"The Art of the Iditarod Sign Restoration"
February 2017

Back in the mid-1990’s the City of Wasilla commissioned artist and sign maker Bob Mills, who owns B. Original Signs at 5100N Wasilla-Fishhook Road in Wasilla, to design and fabricate a sign commemorating Wasilla as the site of the Iditarod restart.

The Iditarod Sign, consisting of three modified 4x8 sheets of plywood, was installed at the old Wasilla airport, which at that time was situated behind the present Valley Performing Arts theatre, in an area known as Iditapark (500 W. Nelson Avenue).

When the airport was moved, the Iditarod Sign was also moved, this time to the Chamber of Commerce building across the RR tracks at 415 Railroad Avenue (the old train depot).

Over the years the harsh Alaskan elements worked against the Iditarod Sign (the plywood warped and the paint faded and peeled), and it ended up in pieces, neglected, at the City of Wasilla Maintenance Building on Blind Nick Drive (off the Wasilla-Fishhook Rd).

Around the end of 2016, Lyn Carden, City of Wasilla Deputy Administrator (and also on the Centennial Celebration Committee), learned of the Iditarod Sign and enthused people to help to restore the Iditarod Sign for the 2017 Centennial Celebration Exhibit of Wasilla.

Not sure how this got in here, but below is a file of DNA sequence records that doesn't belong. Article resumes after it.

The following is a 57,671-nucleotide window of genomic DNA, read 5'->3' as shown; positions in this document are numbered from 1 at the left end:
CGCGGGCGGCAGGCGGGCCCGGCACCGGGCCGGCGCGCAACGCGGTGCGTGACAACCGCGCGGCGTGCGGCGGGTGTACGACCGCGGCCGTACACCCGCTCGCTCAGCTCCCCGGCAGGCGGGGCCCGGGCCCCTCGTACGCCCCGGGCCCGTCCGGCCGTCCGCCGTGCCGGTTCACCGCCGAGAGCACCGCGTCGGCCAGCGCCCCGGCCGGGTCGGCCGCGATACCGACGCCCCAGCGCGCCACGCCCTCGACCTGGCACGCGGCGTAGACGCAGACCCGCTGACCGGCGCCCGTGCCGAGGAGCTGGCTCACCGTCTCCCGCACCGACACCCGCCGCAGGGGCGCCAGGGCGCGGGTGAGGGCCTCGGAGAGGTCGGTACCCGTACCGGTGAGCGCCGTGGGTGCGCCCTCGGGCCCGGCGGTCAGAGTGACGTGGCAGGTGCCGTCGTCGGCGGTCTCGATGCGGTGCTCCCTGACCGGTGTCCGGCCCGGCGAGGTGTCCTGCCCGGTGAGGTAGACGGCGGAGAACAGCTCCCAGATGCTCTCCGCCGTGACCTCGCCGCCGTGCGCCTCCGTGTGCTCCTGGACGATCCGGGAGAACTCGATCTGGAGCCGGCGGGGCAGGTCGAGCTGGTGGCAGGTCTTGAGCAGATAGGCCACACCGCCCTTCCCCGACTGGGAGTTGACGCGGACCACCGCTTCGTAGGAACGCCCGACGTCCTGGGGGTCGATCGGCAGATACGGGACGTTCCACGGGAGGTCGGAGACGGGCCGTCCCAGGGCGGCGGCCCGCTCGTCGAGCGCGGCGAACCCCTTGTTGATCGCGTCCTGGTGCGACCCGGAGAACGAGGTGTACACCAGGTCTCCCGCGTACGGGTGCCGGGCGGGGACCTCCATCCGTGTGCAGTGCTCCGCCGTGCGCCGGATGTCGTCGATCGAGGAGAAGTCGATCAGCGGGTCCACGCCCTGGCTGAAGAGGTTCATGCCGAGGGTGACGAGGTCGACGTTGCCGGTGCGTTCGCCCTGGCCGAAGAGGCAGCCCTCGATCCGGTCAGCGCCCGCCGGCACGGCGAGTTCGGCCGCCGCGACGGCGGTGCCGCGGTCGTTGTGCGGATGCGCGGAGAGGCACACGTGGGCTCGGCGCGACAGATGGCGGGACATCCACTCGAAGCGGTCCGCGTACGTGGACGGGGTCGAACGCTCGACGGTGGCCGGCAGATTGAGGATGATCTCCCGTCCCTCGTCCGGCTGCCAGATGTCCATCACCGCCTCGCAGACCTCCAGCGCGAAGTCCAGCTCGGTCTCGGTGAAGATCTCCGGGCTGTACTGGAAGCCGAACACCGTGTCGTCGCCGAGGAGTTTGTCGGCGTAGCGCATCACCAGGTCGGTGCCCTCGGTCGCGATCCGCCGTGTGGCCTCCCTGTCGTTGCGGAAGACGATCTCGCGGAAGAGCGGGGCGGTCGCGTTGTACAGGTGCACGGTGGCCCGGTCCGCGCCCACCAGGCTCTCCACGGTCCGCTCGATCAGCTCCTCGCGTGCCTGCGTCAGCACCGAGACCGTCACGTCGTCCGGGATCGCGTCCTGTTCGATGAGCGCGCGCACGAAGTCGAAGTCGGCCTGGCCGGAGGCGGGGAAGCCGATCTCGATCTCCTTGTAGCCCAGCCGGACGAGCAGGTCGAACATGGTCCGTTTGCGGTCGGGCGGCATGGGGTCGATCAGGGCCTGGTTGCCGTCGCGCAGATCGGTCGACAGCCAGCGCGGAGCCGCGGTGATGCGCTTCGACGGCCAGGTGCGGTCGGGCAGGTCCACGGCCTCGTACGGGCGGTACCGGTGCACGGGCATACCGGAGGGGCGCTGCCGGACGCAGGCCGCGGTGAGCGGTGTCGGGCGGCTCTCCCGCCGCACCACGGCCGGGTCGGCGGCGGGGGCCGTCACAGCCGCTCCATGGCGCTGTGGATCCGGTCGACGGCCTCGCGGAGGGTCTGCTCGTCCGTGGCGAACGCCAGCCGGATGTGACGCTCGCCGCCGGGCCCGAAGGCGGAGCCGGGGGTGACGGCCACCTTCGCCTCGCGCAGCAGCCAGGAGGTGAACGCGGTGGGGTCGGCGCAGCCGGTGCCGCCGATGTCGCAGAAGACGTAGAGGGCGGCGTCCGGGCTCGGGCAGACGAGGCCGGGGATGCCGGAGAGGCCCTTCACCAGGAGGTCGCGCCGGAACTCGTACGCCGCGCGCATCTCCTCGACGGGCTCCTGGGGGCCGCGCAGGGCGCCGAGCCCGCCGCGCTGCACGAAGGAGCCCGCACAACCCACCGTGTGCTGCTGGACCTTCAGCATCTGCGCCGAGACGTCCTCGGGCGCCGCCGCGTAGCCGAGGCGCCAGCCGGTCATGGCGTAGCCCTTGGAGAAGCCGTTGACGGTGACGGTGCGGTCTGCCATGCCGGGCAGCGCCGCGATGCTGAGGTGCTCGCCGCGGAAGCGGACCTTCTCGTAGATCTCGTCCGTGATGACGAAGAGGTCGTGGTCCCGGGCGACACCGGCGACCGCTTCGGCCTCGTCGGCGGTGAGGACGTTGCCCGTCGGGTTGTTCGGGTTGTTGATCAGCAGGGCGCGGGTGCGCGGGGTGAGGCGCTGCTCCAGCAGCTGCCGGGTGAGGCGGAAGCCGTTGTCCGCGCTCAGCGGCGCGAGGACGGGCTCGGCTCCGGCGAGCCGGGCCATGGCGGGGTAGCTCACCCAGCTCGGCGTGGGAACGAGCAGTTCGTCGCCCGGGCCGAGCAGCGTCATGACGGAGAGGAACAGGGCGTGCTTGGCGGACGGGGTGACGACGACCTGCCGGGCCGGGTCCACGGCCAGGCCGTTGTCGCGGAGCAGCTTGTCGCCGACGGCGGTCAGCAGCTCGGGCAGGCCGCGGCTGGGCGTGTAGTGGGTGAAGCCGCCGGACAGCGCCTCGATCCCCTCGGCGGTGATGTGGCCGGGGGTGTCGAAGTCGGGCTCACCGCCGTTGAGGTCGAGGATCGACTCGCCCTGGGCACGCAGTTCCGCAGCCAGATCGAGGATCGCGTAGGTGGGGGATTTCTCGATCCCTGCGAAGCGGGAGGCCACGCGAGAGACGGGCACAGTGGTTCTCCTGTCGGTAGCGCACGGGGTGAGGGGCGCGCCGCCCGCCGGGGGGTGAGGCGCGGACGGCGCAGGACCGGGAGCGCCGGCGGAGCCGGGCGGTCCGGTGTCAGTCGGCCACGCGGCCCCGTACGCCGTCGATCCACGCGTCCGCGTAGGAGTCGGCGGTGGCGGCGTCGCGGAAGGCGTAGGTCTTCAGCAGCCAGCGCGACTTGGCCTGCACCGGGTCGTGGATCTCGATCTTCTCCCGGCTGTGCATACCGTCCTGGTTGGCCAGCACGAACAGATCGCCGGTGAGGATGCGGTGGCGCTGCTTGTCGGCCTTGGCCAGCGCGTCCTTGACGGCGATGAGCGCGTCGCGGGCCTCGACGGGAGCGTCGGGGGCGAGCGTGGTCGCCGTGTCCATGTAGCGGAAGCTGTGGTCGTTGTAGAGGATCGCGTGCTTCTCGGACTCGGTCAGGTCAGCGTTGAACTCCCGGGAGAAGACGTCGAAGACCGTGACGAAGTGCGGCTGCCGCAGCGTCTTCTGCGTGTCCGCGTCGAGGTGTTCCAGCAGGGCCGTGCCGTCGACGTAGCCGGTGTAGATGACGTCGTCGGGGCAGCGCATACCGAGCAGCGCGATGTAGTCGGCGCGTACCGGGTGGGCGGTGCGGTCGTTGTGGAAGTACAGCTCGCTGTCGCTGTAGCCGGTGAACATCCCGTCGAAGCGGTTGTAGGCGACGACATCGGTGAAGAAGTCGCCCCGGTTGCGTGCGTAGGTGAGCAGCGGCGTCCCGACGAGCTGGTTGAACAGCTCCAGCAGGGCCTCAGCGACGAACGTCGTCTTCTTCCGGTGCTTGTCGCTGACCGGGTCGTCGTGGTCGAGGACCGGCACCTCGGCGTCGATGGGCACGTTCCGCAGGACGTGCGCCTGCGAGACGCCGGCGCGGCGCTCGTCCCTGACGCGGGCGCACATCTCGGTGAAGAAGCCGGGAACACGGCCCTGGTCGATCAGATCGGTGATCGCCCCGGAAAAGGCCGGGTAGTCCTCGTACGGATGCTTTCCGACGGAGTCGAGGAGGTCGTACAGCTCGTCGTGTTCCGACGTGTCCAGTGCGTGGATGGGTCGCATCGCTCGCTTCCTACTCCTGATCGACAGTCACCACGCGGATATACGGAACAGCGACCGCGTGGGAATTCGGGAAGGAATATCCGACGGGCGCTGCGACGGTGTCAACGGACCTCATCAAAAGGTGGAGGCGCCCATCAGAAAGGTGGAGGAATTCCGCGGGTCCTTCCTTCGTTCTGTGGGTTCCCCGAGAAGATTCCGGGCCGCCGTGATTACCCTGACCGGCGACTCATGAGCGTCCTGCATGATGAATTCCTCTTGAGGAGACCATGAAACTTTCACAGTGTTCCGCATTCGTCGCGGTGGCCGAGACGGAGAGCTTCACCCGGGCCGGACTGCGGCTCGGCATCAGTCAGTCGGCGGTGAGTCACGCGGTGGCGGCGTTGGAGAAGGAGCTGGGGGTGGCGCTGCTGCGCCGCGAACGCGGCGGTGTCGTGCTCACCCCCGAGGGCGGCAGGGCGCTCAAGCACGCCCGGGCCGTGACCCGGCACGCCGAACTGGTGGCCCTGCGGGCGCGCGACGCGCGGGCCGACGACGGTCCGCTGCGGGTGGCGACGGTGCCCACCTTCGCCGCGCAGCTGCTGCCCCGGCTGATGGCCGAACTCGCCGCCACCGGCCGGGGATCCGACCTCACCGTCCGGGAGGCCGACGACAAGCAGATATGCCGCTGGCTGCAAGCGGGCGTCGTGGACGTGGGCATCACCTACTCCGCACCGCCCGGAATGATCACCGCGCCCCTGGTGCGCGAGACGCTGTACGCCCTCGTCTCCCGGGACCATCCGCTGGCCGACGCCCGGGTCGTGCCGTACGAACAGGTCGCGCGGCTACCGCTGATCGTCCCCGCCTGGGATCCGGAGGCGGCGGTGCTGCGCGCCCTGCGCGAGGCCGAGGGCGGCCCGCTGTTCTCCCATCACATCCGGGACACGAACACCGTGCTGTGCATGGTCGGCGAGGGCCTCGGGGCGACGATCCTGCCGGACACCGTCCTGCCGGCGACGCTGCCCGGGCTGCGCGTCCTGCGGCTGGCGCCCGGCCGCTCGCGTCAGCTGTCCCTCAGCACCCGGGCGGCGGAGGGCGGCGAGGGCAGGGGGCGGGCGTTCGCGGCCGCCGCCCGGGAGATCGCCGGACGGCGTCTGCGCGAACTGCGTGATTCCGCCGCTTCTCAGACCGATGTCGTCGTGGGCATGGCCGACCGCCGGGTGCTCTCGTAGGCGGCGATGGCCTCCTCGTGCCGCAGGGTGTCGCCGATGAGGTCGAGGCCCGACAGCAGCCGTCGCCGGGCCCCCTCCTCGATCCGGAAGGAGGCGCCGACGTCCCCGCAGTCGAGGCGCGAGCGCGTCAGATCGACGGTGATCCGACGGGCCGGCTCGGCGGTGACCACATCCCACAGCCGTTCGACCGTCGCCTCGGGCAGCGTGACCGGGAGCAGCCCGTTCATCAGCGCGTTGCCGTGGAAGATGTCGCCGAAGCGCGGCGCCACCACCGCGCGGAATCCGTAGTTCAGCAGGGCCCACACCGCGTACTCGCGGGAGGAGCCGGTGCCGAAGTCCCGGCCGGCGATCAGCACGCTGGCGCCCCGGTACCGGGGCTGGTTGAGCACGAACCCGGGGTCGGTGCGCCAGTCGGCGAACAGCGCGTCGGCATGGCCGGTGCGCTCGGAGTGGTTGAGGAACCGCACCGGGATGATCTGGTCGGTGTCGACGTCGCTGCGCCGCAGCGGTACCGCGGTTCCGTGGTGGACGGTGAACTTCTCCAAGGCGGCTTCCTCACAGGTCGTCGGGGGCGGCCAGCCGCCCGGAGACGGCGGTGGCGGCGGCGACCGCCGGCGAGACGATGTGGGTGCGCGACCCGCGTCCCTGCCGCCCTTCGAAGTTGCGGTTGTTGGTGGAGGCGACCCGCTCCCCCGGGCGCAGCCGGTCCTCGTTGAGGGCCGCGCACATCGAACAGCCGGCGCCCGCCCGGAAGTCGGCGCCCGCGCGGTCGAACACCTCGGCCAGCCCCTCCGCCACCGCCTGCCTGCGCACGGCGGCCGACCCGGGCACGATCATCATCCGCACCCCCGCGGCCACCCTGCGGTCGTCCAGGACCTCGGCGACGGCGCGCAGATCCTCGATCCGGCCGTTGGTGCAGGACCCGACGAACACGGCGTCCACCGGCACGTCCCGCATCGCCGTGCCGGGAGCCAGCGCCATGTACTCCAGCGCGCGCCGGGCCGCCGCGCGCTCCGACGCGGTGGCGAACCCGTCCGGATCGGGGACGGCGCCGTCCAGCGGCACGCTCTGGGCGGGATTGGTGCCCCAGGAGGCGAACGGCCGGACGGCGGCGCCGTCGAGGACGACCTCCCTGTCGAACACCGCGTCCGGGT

Back at the City of Wasilla Maintenance Building, Lynn Follett and crew cleaned, sanded, and structurally repaired the Iditarod Sign, but it was still in need of artistic restoration.

Randy Robinson, also on the Centennial Celebration Committee (and Valley Arts Alliance director), volunteered the Valley Arts Alliance to provide the artistic restoration. I took it from there, and over the course of several weeks, I restored the painting on the Iditarod Sign to new condition.

One small piece of the Iditarod Sign had become lost, the elevated portion of the “I” in Wasilla. So I contacted Bob Mills, who is still in business after 37 years, and he showed me the original drawing of the Iditarod Sign. Bob is now recreating that missing piece, so the Iditarod Sign will be complete. Look close, and you will see the ghosted image of Bob's sketch.

Now the Iditarod Sign will permanently be on display at the Dorothy Page Museum on Main Street in Wasilla. Bethany Buckingham, the museum curator, explained that the Iditarod Sign will be on display in the new museum extension.

I would like to find out even more about this Iditarod Sign. So if anyone remembers this Iditarod Sign, and has historic photos or information, please contact Make-A-Scene Magazine.